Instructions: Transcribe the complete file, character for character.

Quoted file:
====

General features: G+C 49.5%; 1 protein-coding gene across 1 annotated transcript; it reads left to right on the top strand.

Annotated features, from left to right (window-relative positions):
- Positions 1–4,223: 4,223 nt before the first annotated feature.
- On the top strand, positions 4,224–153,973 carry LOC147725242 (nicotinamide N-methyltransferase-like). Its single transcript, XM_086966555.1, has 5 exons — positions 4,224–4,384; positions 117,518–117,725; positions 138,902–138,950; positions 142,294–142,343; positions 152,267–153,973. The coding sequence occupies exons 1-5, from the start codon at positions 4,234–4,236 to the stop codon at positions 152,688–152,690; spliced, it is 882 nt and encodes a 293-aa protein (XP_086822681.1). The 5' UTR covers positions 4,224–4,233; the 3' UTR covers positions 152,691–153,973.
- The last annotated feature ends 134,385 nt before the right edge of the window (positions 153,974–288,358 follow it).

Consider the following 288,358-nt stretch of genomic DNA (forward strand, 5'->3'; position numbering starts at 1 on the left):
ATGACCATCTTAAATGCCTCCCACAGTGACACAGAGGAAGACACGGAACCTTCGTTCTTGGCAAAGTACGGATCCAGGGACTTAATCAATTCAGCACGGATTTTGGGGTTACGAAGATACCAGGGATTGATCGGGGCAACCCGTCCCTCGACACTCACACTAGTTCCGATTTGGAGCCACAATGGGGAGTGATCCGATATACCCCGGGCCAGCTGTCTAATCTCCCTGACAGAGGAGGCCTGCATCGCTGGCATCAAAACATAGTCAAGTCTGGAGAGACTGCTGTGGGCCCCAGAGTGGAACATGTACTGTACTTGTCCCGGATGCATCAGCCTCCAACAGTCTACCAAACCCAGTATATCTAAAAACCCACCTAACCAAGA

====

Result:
General features: G+C 49.5%; 1 protein-coding gene across 1 annotated transcript; it reads left to right on the top strand.

Annotated features, from left to right (window-relative positions):
- Positions 1–4,223: 4,223 nt before the first annotated feature.
- On the top strand, positions 4,224–153,973 carry LOC147725242 (nicotinamide N-methyltransferase-like). Its single transcript, XM_086966555.1, has 5 exons — positions 4,224–4,384; positions 117,518–117,725; positions 138,902–138,950; positions 142,294–142,343; positions 152,267–153,973. The coding sequence occupies exons 1-5, from the start codon at positions 4,234–4,236 to the stop codon at positions 152,688–152,690; spliced, it is 882 nt and encodes a 293-aa protein (XP_086822681.1). The 5' UTR covers positions 4,224–4,233; the 3' UTR covers positions 152,691–153,973.
- The last annotated feature ends 134,385 nt before the right edge of the window (positions 153,974–288,358 follow it).

Consider the following 288,358-nt stretch of genomic DNA (forward strand, 5'->3'; position numbering starts at 1 on the left):
ATGACCATCTTAAATGCCTCCCACAGTGACACAGAGGAAGACACGGAACCTTCGTTCTTGGCAAAGTACGGATCCAGGGACTTAATCAATTCAGCACGGATTTTGGGGTTACGAAGATACCAGGGATTGATCGGGGCAACCCGTCCCTCGACACTCACACTAGTTCCGATTTGGAGCCACAATGGGGAGTGATCCGATATACCCCGGGCCAGCTGTCTAATCTCCCTGACAGAGGAGGCCTGCATCGCTGGCATCAAAACATAGTCAAGTCTGGAGAGACTGCTGTGGGCCCCAGAGTGGAACATGTACTGTACTTGTCCCGGATGCATCAGCCTCCAACAGTCTACCAAACCCAGTATATCTAAAAACCCACCTAACCAAGA